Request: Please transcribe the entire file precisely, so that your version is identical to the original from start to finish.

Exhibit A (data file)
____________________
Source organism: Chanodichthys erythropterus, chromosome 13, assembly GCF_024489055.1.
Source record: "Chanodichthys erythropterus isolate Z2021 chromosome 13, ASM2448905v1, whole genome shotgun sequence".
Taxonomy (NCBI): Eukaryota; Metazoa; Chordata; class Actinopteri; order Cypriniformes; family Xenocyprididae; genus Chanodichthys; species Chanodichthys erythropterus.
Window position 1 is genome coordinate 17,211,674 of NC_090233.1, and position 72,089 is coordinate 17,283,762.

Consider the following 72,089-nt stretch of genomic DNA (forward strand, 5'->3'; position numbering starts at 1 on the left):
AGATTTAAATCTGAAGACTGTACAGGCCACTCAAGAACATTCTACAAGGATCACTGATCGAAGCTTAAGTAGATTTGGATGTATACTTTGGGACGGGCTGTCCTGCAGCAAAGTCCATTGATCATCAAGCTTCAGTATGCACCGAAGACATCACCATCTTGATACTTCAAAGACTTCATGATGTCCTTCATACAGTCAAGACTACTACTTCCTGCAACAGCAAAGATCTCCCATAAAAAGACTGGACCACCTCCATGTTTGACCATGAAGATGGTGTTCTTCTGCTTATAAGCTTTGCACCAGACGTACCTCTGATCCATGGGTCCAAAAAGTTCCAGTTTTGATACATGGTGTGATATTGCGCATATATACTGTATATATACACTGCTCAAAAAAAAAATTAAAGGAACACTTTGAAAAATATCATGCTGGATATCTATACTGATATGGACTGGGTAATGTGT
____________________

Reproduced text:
Source organism: Chanodichthys erythropterus, chromosome 13, assembly GCF_024489055.1.
Source record: "Chanodichthys erythropterus isolate Z2021 chromosome 13, ASM2448905v1, whole genome shotgun sequence".
Taxonomy (NCBI): Eukaryota; Metazoa; Chordata; class Actinopteri; order Cypriniformes; family Xenocyprididae; genus Chanodichthys; species Chanodichthys erythropterus.
Window position 1 is genome coordinate 17,211,674 of NC_090233.1, and position 72,089 is coordinate 17,283,762.

Consider the following 72,089-nt stretch of genomic DNA (forward strand, 5'->3'; position numbering starts at 1 on the left):
AGATTTAAATCTGAAGACTGTACAGGCCACTCAAGAACATTCTACAAGGATCACTGATCGAAGCTTAAGTAGATTTGGATGTATACTTTGGGACGGGCTGTCCTGCAGCAAAGTCCATTGATCATCAAGCTTCAGTATGCACCGAAGACATCACCATCTTGATACTTCAAAGACTTCATGATGTCCTTCATACAGTCAAGACTACTACTTCCTGCAACAGCAAAGATCTCCCATAAAAAGACTGGACCACCTCCATGTTTGACCATGAAGATGGTGTTCTTCTGCTTATAAGCTTTGCACCAGACGTACCTCTGATCCATGGGTCCAAAAAGTTCCAGTTTTGATACATGGTGTGATATTGCGCATATATACTGTATATATACACTGCTCAAAAAAAAAATTAAAGGAACACTTTGAAAAATATCATGCTGGATATCTATACTGATATGGACTGGGTAATGTGT